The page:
By Harry McCracken | Thursday, July 2, 2009 at 11:37 am
The Wall Street Journal is reporting that Microsoft has pulled the online ad for Internet Explorer that showed a woman puking after viewing her husband’s apparently-disgustingly-pornographic browser history. The Journal quotes a Microsoft spokeswoman as saying that “While much of the feedback to this particular piece of creative was positive, some of our customers found it offensive, so we have removed it.” People offended by a browser commercial involving onscreen vomiting? Imagine that!
Me, I nominated the ad as a strong candidate for the honor of being the worst tech commercial in history. Lots of folks agreed with me; many said they liked it. It would be a boring world if everybody agreed on this stuff.
I assume Microsoft had an inkling that some people might feel…well, queasy…at the sight of the ad before it gave the spot the OK, and decided to run it anyhow. It’s certainly possible to do effective advertising that evokes strong reactions and doesn’t appeal to everybody. But maybe one of the lessons here is that it’s not a great idea to do so for a product with a customer base as huge and diffuse as the world’s most widely-used Web browser. Some products have the luxury of offending people they weren’t trying to cater to in the first place, but IE, by definition, is trying to cater to most everybody. (There’s a reason why you don’t see people retching in ads for, say, gasoline. Or paper towels.)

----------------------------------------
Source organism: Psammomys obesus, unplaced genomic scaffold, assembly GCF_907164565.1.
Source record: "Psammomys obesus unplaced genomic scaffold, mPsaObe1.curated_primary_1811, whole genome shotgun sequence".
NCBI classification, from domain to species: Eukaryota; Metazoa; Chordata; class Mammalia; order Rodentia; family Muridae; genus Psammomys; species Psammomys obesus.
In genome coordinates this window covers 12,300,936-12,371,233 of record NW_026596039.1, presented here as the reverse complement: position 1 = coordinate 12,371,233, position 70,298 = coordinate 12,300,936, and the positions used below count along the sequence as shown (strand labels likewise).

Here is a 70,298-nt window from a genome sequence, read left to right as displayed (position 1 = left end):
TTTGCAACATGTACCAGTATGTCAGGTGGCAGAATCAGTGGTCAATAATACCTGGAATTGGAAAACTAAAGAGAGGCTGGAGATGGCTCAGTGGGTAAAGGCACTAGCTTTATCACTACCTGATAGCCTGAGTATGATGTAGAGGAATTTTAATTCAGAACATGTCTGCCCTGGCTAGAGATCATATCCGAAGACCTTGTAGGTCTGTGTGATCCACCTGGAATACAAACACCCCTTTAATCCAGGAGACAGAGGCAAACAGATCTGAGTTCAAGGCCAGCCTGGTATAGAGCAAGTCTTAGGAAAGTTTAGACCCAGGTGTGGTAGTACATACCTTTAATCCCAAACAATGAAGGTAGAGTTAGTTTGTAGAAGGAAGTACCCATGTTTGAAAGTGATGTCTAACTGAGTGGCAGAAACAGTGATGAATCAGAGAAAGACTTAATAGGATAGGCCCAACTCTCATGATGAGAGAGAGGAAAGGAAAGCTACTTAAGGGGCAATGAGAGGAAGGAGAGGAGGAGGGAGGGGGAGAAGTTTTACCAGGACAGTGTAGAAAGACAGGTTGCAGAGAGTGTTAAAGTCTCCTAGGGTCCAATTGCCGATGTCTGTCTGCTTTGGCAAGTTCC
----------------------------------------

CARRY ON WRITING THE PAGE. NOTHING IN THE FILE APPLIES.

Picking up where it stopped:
Of course, conspiracy theorists may wonder whether Microsoft’s game plan all along was to release a revolting ad that appealed to some people, get (ahem) bloggers to write about it, catch flack for it, and then withdraw it…
One more thought on why I didn’t like the ad, and then I promise I’ll stop: I’m not instinctively opposed to gross humor. I might have even liked the basic idea if it had been a scene in a well-directed, funny movie. (Hey, I’m a Monty Python fan.) But as a consumer, I regard advertising as a company attempting to initiate a business transaction with me. And so I react better to ads with a certain level of decorum and respect than ones that try to gross me out. (The bar isn’t that high–some people seem more creeped out by the other, vomitless ads in the series than I was.)
That’s just me; multiple reasonable commenters feel otherwise. But it’s fascinating to see how Microsoft had to get real-world feedback before they figured all this out.
[UPDATE: Peter Kafka of All Things D reports that the IE 8 ads were directed by Bobcat “Shakes the Clown” Goldthwait. That explains a lot right there…]